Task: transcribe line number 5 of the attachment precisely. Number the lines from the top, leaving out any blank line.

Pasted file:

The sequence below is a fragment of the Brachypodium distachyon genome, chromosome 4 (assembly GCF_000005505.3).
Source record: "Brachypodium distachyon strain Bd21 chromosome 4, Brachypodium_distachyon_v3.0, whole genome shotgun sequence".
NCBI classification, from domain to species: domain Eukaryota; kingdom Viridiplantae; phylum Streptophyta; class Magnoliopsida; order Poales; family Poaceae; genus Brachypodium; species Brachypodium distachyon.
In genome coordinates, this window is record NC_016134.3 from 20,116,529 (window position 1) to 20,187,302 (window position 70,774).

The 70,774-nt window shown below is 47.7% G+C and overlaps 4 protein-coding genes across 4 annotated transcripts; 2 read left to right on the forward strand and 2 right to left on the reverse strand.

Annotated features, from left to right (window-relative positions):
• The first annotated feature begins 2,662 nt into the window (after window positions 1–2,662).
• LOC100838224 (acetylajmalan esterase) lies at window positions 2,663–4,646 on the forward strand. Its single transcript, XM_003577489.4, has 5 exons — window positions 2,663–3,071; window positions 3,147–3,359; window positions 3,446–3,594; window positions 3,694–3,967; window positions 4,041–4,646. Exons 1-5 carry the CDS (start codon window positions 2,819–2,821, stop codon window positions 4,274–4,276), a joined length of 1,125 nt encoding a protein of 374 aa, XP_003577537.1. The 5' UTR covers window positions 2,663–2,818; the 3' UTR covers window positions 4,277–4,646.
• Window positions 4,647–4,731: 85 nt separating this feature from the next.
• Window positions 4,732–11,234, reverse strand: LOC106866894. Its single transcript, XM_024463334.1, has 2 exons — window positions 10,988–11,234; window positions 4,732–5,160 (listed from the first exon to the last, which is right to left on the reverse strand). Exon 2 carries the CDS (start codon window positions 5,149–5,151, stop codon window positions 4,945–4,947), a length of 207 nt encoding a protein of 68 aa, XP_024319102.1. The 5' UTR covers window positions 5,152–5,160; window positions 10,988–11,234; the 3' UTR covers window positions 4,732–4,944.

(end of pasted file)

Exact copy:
The 70,774-nt window shown below is 47.7% G+C and overlaps 4 protein-coding genes across 4 annotated transcripts; 2 read left to right on the forward strand and 2 right to left on the reverse strand.